[20th May, 2014] If people are looking to keep tabs on algae blooms in the St. Johns River, answers are now only a click away. The St. Johns River Water Management District released a page on its website — floridaswater.com/lbwqnews — last… week dedicated to tracking algae blooms and keeping First Coast residents updated on those blooms, according to a district news release. The website will provide regular blog updates on blooms, their location and whether they are toxic.
So far this month, scientists have found two blooms. One is near the mouth of Dunns Creek and the other is near NAS Jacksonville.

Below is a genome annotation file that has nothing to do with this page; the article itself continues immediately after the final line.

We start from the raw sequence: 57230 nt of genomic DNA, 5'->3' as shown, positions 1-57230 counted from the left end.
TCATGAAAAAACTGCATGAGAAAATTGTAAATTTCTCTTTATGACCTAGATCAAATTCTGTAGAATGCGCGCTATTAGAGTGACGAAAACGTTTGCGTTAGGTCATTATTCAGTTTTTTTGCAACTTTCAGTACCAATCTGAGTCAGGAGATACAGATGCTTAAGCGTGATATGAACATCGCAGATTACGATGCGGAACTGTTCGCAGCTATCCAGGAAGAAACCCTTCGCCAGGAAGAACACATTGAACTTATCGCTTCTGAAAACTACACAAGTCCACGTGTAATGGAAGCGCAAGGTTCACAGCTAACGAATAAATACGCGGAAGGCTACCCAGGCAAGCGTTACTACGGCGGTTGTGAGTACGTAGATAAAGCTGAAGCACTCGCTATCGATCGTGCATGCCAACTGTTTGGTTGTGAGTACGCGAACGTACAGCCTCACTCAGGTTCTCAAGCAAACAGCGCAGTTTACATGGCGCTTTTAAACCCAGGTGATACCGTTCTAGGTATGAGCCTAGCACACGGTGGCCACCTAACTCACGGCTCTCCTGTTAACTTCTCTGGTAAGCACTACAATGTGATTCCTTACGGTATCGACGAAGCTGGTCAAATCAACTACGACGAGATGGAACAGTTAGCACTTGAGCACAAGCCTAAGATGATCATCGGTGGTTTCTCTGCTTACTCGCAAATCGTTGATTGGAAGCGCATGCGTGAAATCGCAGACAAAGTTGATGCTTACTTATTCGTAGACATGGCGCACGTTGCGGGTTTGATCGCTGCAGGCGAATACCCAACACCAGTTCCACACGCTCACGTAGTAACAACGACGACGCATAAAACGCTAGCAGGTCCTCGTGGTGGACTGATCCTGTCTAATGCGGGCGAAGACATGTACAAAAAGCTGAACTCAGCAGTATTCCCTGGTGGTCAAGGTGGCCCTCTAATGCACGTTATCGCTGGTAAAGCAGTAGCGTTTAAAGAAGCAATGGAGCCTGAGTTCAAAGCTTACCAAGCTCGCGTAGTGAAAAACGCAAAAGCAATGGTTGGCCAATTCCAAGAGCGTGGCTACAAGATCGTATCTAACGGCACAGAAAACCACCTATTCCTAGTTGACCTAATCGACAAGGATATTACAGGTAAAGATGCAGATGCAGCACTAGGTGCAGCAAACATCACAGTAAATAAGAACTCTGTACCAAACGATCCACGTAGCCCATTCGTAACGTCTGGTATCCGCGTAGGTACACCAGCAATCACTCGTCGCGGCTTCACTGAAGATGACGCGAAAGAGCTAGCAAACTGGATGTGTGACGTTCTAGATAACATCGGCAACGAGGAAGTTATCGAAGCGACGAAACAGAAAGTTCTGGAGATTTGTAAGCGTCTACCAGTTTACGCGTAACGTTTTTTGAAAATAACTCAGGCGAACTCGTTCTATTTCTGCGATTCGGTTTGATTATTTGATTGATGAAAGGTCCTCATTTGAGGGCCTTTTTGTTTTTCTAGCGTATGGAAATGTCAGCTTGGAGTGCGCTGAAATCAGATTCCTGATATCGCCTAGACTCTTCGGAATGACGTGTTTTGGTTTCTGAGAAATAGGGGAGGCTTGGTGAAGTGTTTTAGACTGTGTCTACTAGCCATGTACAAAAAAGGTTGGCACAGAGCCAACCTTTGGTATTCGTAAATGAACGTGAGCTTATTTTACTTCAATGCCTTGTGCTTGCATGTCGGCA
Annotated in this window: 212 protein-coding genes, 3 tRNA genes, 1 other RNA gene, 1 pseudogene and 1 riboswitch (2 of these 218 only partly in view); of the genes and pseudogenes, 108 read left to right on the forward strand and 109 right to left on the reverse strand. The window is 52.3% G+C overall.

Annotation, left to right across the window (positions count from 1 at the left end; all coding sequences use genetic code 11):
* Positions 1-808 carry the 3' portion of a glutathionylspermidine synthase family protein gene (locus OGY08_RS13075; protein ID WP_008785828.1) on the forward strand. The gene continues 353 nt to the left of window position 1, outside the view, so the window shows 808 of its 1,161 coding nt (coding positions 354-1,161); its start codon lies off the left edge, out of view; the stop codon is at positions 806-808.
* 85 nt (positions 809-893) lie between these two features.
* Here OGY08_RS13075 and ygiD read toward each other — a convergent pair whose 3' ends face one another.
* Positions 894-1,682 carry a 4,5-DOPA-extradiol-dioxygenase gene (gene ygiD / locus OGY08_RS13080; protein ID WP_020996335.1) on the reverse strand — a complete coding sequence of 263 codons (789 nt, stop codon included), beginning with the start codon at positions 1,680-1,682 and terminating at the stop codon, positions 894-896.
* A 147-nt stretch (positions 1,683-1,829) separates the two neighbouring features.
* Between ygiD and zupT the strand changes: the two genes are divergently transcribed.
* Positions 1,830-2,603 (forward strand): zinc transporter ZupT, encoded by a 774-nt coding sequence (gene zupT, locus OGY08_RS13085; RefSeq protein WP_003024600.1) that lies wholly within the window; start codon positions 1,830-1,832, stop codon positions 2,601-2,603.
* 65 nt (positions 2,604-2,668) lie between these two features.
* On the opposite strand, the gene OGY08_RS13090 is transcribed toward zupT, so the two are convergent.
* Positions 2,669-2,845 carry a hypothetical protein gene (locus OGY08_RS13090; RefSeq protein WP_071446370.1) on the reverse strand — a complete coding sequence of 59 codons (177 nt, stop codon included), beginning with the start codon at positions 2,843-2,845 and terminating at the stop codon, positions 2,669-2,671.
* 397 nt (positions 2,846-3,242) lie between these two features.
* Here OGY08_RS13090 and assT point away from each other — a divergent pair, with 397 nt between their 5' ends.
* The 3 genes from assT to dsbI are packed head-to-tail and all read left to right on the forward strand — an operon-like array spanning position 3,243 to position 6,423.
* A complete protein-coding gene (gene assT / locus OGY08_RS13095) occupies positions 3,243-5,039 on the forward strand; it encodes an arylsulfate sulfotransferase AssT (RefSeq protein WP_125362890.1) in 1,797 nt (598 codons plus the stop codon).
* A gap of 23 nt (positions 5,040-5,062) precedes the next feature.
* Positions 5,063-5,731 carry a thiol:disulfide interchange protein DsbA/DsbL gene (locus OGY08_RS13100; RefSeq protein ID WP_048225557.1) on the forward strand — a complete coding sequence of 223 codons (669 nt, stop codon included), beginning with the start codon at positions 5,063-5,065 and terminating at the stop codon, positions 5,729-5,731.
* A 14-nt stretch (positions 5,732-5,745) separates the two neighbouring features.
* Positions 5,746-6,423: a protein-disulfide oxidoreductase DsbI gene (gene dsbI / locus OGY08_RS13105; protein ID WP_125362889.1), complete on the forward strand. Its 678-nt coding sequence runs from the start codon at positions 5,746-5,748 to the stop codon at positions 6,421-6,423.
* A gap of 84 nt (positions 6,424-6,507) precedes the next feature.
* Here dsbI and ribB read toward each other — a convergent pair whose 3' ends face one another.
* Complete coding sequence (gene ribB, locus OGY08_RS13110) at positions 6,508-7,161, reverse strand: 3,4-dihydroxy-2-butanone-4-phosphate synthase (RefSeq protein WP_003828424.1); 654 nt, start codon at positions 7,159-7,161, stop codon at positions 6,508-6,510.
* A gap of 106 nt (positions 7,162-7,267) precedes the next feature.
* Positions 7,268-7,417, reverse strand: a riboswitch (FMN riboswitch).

The website also will include information about projects to restore and protect the river, such as projects to keep waste out of the river and remove waste already in the river.
Algae blooms are caused by too much potassium or phosphorus in the river, which gets there from failing septic systems and fertilizer runoff from farms and landscaping. The waste causes vast swaths of green algae to grow on the surface of the river. Sometimes, that algae is toxic.
A massive poisonous algae bloom in the St. Johns River in October 2013 prompted health concerns, and officials encouraged residents to stay out of the water until the algae cleared up.
Photo caption: St. Johns Riverkeeper: This algae bloom was photographed in the Arlington area last August.
Meredith Rutland, The Florida Times Union
View original article at: Web site tracks St. Johns River algae blooms; toxicity